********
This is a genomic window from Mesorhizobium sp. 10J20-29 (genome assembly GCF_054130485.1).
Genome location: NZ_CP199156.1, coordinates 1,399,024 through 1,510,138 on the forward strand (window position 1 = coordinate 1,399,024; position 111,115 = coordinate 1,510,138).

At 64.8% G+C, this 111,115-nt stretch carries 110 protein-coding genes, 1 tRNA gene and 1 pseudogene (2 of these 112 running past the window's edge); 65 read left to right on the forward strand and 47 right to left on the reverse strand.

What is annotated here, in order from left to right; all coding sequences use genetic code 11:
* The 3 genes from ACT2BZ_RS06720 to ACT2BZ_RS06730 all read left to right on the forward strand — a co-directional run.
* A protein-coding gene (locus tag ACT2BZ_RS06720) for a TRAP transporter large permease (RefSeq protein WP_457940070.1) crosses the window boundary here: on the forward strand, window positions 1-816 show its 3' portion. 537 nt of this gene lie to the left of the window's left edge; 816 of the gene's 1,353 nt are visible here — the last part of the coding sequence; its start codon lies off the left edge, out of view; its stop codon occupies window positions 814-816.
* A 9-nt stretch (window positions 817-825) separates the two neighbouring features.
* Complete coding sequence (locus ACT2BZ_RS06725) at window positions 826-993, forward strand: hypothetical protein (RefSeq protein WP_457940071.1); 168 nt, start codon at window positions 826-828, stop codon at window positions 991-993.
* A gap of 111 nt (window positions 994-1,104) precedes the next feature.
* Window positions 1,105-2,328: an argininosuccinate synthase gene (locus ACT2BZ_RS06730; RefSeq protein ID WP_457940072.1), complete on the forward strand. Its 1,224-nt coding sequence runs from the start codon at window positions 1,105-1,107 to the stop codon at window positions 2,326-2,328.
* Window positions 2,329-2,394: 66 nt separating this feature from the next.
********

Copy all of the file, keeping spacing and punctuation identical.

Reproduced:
This is a genomic window from Mesorhizobium sp. 10J20-29 (genome assembly GCF_054130485.1).
Genome location: NZ_CP199156.1, coordinates 1,399,024 through 1,510,138 on the forward strand (window position 1 = coordinate 1,399,024; position 111,115 = coordinate 1,510,138).

At 64.8% G+C, this 111,115-nt stretch carries 110 protein-coding genes, 1 tRNA gene and 1 pseudogene (2 of these 112 running past the window's edge); 65 read left to right on the forward strand and 47 right to left on the reverse strand.

What is annotated here, in order from left to right; all coding sequences use genetic code 11:
* The 3 genes from ACT2BZ_RS06720 to ACT2BZ_RS06730 all read left to right on the forward strand — a co-directional run.
* A protein-coding gene (locus tag ACT2BZ_RS06720) for a TRAP transporter large permease (RefSeq protein WP_457940070.1) crosses the window boundary here: on the forward strand, window positions 1-816 show its 3' portion. 537 nt of this gene lie to the left of the window's left edge; 816 of the gene's 1,353 nt are visible here — the last part of the coding sequence; its start codon lies off the left edge, out of view; its stop codon occupies window positions 814-816.
* A 9-nt stretch (window positions 817-825) separates the two neighbouring features.
* Complete coding sequence (locus ACT2BZ_RS06725) at window positions 826-993, forward strand: hypothetical protein (RefSeq protein WP_457940071.1); 168 nt, start codon at window positions 826-828, stop codon at window positions 991-993.
* A gap of 111 nt (window positions 994-1,104) precedes the next feature.
* Window positions 1,105-2,328: an argininosuccinate synthase gene (locus ACT2BZ_RS06730; RefSeq protein ID WP_457940072.1), complete on the forward strand. Its 1,224-nt coding sequence runs from the start codon at window positions 1,105-1,107 to the stop codon at window positions 2,326-2,328.
* Window positions 2,329-2,394: 66 nt separating this feature from the next.